April 14, 2022
Over a decade after the financial crisis, few would still dispute that the revolving door between financial regulators and the financial industry helped pave the way for economic disaster. In the years preceding the crash, regulators who came from the country’s largest banks and planned to promptly return to them, removed regulatory restraints and turned a blind eye to the predictably dangerous effects (see, e.g. Robert Rubin and Alan Greenspan). In the next administration, different regulators drawn from the same well let the fraudsters off the hook and left the working people who had fallen victim to them out to dry.
April 12, 2022
“Michael Barr was too close to fintech and cryptocurrency schemers to be the Comptroller of the Currency, and he is still too close to them to be Vice Chair for Supervision.”
April 12, 2022 | The American Prospect
Fortunately, Biden has the means to stop at least one aspect of crypto’s campaign in its tracks. Through an executive order, he can cut off crypto’s access to the revolving door by barring the officials who are involved in developing regulations for the digital assets industry from working for it for at least four years. By rights, it should be a bare-minimum anti-corruption standard.
April 11, 2022
Letter to Senate Judiciary Committee: Scrutinize Commerce Secretary Gina Raimondo's Refusal To Release Her Calendars
April 08, 2022
Denise Keehner is expected to start on Monday as the Environmental Protection Agency’s new director of the Office of Pollution Prevention and Toxics (OPPT), Bloomberg Law reported last week. Keehner is a former EPA official currently employed by Maryland’s Department of the Environment.
April 06, 2022
After a stream of stories throughout the pandemic revealed seemingly rampant congressional insider trading, laughable disclosure practices, and nonexistent enforcement, Congress appears finally to be feeling the pressure to clean up its act. In recent weeks, lawmakers have introduced a flurry of new bills to limit conflicts of interest and help restore public trust in our governing institutions.
As they begin to forge a piece of consensus legislation, they should consider that members of Congress were not the only political leaders to violate public trust throughout the pandemic period. The trading scandals within the Federal Reserve system, for example, revealed material ethical deficiencies that have yet to be satisfactorily addressed. It’s important to recognize that these deficiencies are not unique to the Federal Reserve and that they represent an ongoing threat to public trust in other powerful corners of the executive branch as well. To rebuild that trust in government, lawmakers must learn the lessons of the Federal Reserve scandals and develop fixes for these deficiencies there and elsewhere.
April 05, 2022
The federal government may no longer be operating under the onus of Trump-era austerity, but agencies across the federal government are still far from having the resources they need to quickly and effectively fulfill their responsibilities to the American people. For the most part, President Biden’s proposed FY 2023 budget fails to fill that gap. However, increased funding for antitrust regulation is one of the bright spots in an otherwise uninspired budget. As we have covered in the past, both the Federal Trade Commission (FTC) and the Department of Justice’s Antitrust Division (ATR) saw staffing levels stagnate and budget allocations that did not keep pace with inflation or GDP growth.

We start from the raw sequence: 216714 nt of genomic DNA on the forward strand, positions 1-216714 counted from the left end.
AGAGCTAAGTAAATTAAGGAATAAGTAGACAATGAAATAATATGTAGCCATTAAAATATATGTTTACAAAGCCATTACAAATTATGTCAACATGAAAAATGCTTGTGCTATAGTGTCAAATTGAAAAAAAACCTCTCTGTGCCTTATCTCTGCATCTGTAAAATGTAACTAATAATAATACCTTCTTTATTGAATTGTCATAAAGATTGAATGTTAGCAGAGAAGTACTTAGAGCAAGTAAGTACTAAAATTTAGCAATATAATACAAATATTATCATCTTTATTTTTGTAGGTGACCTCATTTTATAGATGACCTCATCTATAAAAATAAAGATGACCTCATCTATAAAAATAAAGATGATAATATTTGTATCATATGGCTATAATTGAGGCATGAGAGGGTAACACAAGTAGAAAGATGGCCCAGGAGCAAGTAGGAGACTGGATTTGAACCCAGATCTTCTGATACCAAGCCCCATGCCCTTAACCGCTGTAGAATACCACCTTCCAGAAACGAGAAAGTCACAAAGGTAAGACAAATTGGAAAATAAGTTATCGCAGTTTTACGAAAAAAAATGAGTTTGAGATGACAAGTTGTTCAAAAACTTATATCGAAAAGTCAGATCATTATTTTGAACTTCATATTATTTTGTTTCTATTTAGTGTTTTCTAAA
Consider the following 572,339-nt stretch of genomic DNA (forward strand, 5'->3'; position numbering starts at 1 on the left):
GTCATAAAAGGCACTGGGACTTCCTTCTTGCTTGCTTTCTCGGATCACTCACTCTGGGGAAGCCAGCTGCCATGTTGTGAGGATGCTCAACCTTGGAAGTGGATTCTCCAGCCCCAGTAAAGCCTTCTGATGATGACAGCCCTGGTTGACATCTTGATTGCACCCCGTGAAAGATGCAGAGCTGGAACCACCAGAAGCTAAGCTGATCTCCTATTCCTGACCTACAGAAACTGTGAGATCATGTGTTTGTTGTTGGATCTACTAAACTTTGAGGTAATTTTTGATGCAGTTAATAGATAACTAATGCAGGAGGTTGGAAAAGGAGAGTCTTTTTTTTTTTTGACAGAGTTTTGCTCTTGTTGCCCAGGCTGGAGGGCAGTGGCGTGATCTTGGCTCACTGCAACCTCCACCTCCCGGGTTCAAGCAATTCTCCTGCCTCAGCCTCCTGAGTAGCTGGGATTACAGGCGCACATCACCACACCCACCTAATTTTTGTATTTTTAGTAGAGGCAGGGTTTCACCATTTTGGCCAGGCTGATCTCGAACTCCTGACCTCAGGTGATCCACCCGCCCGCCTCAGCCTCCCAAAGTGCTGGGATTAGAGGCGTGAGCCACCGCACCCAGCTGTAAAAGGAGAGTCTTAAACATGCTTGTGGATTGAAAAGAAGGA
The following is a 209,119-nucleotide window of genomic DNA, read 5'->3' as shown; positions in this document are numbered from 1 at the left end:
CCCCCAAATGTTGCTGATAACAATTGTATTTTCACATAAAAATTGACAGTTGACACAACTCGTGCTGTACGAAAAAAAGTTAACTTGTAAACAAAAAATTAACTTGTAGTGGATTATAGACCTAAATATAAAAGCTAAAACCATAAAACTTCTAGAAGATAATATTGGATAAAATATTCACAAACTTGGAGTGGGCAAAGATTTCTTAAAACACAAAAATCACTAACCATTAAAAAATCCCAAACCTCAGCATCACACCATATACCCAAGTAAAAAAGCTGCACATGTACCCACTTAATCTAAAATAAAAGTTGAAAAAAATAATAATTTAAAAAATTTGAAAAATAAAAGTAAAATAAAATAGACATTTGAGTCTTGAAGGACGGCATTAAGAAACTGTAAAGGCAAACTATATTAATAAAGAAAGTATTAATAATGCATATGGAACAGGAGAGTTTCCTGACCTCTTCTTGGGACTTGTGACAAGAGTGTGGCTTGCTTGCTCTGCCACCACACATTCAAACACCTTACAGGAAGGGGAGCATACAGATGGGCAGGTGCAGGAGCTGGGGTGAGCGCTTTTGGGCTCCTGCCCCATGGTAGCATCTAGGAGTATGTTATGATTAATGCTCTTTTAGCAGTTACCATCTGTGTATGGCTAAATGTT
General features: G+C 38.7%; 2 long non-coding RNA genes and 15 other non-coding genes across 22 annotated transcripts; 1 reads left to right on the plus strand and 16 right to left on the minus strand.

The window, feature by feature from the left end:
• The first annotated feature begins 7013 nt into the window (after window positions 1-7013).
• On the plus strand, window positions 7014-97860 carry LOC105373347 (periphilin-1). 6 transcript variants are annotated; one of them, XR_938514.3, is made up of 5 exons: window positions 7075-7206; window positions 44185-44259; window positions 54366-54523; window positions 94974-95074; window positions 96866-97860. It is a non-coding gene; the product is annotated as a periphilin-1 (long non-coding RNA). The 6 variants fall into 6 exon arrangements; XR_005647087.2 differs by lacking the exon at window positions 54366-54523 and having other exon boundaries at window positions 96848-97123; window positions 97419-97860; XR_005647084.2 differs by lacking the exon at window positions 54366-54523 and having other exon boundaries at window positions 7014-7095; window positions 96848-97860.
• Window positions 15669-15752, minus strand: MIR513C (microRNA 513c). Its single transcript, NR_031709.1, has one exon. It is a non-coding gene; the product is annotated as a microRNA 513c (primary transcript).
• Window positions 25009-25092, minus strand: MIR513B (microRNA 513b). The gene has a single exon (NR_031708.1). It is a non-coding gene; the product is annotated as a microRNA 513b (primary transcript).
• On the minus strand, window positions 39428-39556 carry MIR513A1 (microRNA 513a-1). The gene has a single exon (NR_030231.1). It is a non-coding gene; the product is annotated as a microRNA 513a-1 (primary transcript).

April 04, 2022 | The American Prospect
Over the span of two decades, the health care companies that Zients controlled, invested in, and helped oversee were forced to pay tens of millions of dollars to settle allegations of Medicare and Medicaid fraud. They have also been accused of surprise-billing practices and even medical malpractice.
March 31, 2022
We are a diverse coalition of advocacy organizations with a strong interest in the fair and neutral application of the law by courts. We write to express our concern about the growing problem of bias and conflicts of interest that arise from Big Tech funding the careers of the legal experts that judges draw on to understand the law and support their decisions. We ask that the Center for Judicial Ethics assist judges to avoid citing to experts and academics with obvious conflicts of interest as they adjudicate the many cases regarding the Big Tech platforms. We further ask that you encourage judges to require comprehensive disclosure by experts hired by Big Tech platforms.
March 29, 2022
The Biden administration pursued at least 24 prosecutions and rulemakings to crack down on white-collar crime this winter, but took no action against at least 48 crimes or abuses, a new data set from the Revolving Door Project shows
March 28, 2022
The celebration of Sunshine Week earlier this month underscored the importance of the continued effort to ensure effective administration of the Freedom of Information Act (FOIA) and its central role for open democracy. Passed by Congress in 1966, FOIA allows citizens to request unpublished records and information from the federal government. Watchdog organizations have long relied on records obtained from FOIA requests to hold the government accountable to public interests. But, the system comes with a plethora of flaws that prevents adequate timeliness and transparency. Endless backlogs, increased usage of exemptions, partially redacted documents, and outright denials leave much to be desired in the administration of FOIA today.
March 28, 2022
Shipping Cartels Are Spiraling Out Of Control. The Agency Set To Regulate Them Doesn’t See The Problem.
The Federal Maritime Commission’s leaders have no interest in breaking up the shipping conglomerates’ price-gouging which Biden promised the nation.
March 28, 2022
When Republicans blockade confirmation hearings, they handcuff the government’s ability to handcuff lawbreaking executives.